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It felt good to be back, didn’t it?

Nothing can beat the buzz and euphoria that engulfs the first home game of a new season, after three long Everton free months, you could feel the sense of excitement, anticipation and optimism that only the start of a new Premier League campaign can bring.

The hope within the chatter of each and every fan on their walk to the ground, hope which only following your football club, through thick and thin, with unwavering loyalty can bring every August.

Then you arrive, our Grand Old Lady, standing at her beautiful best. Awoken from her summer slumber, like a hibernating beast, she grits her teeth, eyes up her prey and readies herself for the battle. On the outside things are much the same as before the long queues, the smell of smoke and chips the undertones of excitement of the impatient fans buzzing about but with each step the clanking and clicking of the ageing turnstiles become louder, then at long last you enter, and with a deep breath you feel like you’re home. Old in her years she may be, a little tired looking perhaps but with a bit of help she stands tall and proud, the sun glistens over head and it is time.

Saturday, as 3pm approaches, there’s nowhere better. The sirens play begin, the goosebumps appear and as Z-Cars blasts out, the players emerge from the tunnel, a roar like no other rings out and Goodison Park is alive.

Watford would have been hurting from following an opening day humiliation at the hands of Brighton, rarely does a team capitulate in back to back games, there was always going a smarter opposition to the one beaten so easily just a week earlier. Add in the fact that Marco Silva stands in the home dug out, there would have been an extra sting in the Hornets determination, but this was a resolute and professional performance from the Toffees. A goal inside the opening ten minutes of an enthralling first half proved to be enough and despite Watford dominating the second half, they were limited to few chances, the best of which fell to Troy Deeney but Pickford was big and equal to the shot, and a half chance that fell to reported Everton target Abdoulaye Doucoure was the only other they could muster.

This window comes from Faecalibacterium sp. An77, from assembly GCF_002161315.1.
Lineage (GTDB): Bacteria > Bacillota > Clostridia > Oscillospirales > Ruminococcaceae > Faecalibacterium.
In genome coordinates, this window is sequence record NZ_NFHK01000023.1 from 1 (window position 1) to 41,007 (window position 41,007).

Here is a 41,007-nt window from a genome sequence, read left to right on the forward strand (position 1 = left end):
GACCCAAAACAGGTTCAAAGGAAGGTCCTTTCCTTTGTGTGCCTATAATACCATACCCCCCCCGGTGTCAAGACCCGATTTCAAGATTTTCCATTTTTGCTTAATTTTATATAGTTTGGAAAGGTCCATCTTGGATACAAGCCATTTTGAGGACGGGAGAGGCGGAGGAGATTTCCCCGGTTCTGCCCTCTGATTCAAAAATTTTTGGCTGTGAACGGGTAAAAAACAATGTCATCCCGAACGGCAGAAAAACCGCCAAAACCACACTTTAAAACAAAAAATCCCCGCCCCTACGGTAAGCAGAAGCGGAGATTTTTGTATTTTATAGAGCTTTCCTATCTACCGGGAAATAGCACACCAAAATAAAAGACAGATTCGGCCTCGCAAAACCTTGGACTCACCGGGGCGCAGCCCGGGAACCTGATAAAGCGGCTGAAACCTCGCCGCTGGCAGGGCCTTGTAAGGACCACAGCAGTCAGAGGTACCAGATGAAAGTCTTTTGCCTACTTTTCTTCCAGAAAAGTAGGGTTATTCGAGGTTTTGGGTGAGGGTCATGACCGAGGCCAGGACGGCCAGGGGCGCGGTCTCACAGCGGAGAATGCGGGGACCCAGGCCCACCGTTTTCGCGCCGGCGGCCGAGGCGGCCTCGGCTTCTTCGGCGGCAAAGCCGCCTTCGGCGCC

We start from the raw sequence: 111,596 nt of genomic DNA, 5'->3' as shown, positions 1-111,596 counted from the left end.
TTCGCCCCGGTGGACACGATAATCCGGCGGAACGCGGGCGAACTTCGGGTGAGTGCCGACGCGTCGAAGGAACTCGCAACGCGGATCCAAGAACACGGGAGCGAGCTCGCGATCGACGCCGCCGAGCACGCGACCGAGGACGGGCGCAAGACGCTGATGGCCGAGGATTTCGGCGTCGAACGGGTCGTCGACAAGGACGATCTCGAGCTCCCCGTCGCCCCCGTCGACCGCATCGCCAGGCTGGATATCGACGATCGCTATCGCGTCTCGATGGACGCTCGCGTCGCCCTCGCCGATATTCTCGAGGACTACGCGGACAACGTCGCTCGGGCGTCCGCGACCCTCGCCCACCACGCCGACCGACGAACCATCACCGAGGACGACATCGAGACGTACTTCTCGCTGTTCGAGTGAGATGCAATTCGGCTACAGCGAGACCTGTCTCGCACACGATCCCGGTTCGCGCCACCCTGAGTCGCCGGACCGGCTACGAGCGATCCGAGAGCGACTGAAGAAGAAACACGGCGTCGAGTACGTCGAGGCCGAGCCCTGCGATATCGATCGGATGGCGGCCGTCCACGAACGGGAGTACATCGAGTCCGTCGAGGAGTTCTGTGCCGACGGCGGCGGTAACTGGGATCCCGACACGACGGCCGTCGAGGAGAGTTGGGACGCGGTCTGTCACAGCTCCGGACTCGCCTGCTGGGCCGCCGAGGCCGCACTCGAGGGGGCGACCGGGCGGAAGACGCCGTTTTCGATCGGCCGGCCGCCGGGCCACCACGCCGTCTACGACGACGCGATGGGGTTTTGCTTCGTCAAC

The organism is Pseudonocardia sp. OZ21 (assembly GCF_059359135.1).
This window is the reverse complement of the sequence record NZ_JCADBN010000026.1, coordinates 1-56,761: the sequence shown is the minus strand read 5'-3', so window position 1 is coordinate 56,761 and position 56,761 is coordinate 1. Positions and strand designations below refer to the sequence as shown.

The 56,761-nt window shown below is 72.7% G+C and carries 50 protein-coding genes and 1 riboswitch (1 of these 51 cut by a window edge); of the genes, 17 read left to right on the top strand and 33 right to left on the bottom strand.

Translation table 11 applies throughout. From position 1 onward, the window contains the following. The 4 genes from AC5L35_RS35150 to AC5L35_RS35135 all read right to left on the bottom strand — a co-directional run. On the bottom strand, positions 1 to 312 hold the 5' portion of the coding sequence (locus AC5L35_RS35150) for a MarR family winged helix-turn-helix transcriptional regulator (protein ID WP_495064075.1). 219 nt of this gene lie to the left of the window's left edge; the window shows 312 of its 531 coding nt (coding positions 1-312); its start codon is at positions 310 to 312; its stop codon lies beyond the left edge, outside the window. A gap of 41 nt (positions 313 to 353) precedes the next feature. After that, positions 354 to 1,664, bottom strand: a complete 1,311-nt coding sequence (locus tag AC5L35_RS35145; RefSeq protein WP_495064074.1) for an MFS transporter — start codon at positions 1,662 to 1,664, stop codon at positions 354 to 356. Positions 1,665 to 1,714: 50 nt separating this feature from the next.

Richarlison was, uncharacteristically, wasteful in front of goal putting two golden chances over the cross bar. The lively Moise Kean, almost, had a dream debut but was unable to find the back of the net with his two opportunities. Everton could have been out of sight.

One of the most pleasing aspects for Silva, apart from getting one over on the Club that fired him, must have been a second clean sheet in as many games. Much maligned for being unable to defend set pieces in the early part of his tenure, it is clear Silva and his staff have addressed the issue. Despite what certain sections of the media would have you believe, Everton’s home form is staggering, not a goal conceded at Goodison Park since February, over 500 minutes of football, four of Sky’s mythical top six all paid a visit but unable to breach. It’s ignorant to the fact and disrespectful, when a so called ‘football expert’ like Charlie Nicolas sees a weak defence, yet in reality, Yerry Mina and Michael Keane are forming a formidable partnership, protecting England’s number one goalkeeper flanked by Seamus Coleman and Lucas Digne, a back five that boasts an incredible record to be envious of rather than, bizarrely, called into question.

Saturday’s goal was started by this weak defence, the aforementioned, Digne playing a mouthwatering pass into the clever run of Bernard, the Brazilian magician, quickly coming inside to blast a shot through the despairing dive of Ben Foster, just reward for an excellent start to the game. Even though the performance dipped into the second half, make no mistake, there will be time this season when Everton will play better but walk away without anything to show for their efforts. Two games into the season, points are vital, clean sheets just as much and so far, Everton have managed both. There will comes times when injuries, suspension and fatigue set in, the tricky December campaign takes no prisoners, so for the times when the inevitable defeats happen, we’ll be grateful to be snatching points anywhere we can get them.

We’ve heard a lot, over the summer, that there could be an opening in the top six this season, Chelsea with their off-field struggles, Manchester United adjusting to life under a new regime with a young group of players and Arsenal being, well, Arsenal. If Everton are to trouble the ‘big six’ it is time like these that matter, it is going away to the ‘lesser’ teams, it is being better over the Christmas period and it’s keeping clean sheets and building off the back.

A tricky trip to Villa Park awaits, newly promoted and anticipated to make a good fist of things, Dean Smith and his team have found life tough on their return to the topflight. It is games like these, however, that must be turned into points if we are to sit at the very top table come May.

Everton Mishmash
The History of Everton Football Club In One Image